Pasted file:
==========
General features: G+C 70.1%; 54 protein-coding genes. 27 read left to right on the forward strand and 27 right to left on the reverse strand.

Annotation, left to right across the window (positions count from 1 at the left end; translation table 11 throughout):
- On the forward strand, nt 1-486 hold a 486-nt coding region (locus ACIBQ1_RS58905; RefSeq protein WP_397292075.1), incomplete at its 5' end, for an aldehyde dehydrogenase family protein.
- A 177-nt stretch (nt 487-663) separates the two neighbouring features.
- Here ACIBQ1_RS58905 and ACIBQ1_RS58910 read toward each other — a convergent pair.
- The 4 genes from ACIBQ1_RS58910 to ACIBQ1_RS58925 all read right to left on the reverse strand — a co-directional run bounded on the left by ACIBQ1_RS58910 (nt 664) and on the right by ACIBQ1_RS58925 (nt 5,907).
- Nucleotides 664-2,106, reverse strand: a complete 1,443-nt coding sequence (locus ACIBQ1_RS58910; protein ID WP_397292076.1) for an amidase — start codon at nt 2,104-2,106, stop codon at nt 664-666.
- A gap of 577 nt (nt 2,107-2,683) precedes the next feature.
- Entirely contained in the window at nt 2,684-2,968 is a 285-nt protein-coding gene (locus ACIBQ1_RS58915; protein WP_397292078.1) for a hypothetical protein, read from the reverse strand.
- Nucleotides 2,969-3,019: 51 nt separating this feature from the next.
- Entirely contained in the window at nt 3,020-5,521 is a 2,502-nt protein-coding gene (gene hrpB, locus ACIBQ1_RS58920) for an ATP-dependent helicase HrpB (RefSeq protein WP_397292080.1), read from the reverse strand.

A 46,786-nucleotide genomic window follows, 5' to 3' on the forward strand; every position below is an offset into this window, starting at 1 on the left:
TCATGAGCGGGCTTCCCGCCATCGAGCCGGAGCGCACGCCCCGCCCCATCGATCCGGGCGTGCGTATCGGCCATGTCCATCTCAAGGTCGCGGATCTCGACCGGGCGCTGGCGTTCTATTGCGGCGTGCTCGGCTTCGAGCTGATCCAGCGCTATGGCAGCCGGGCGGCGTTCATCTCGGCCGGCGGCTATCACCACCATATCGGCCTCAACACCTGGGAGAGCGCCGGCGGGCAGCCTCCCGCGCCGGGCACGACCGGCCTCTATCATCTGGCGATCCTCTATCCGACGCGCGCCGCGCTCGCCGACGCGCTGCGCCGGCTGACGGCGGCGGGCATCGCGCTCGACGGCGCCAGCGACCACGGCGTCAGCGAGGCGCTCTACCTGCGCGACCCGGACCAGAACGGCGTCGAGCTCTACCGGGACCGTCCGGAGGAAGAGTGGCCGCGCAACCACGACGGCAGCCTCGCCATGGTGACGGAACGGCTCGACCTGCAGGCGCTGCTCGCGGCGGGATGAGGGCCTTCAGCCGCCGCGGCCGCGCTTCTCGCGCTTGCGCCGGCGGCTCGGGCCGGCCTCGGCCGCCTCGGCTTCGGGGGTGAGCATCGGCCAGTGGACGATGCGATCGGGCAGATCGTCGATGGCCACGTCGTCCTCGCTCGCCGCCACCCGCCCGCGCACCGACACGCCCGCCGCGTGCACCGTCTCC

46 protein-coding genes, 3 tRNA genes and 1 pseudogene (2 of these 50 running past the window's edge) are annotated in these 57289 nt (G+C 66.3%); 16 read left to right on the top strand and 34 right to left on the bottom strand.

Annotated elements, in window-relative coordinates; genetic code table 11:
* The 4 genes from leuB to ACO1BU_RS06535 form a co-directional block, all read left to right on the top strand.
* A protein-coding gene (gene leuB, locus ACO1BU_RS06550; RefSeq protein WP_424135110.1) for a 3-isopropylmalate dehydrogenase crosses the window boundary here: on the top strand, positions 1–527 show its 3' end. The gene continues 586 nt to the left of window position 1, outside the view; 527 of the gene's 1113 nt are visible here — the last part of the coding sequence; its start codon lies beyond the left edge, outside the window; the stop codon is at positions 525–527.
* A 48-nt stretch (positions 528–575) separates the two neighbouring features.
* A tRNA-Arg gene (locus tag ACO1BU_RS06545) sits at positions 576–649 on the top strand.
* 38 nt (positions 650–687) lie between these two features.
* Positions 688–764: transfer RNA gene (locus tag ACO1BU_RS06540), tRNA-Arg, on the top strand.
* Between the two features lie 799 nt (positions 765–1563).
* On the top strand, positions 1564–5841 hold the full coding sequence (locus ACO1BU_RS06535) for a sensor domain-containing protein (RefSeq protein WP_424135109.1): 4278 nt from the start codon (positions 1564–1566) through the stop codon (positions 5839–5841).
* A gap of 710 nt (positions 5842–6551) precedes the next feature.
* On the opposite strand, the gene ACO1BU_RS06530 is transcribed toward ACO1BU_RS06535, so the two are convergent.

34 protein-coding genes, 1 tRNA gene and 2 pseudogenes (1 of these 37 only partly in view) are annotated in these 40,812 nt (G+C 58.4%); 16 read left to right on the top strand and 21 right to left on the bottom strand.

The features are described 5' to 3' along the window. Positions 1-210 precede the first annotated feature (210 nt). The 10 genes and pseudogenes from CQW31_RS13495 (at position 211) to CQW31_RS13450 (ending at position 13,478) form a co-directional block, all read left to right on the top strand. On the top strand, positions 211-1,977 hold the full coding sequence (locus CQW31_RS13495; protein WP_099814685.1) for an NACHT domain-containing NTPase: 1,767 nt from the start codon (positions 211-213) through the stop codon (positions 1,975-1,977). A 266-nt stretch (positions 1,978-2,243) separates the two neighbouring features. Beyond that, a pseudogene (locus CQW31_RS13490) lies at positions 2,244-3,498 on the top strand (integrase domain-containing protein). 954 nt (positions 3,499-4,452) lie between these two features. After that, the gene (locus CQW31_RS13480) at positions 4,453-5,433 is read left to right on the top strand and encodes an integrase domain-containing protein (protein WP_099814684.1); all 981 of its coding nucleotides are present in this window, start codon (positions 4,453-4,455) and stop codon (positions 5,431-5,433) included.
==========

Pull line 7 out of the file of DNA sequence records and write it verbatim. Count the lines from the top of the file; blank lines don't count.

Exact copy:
- Nucleotides 664-2,106, reverse strand: a complete 1,443-nt coding sequence (locus ACIBQ1_RS58910; protein ID WP_397292076.1) for an amidase — start codon at nt 2,104-2,106, stop codon at nt 664-666.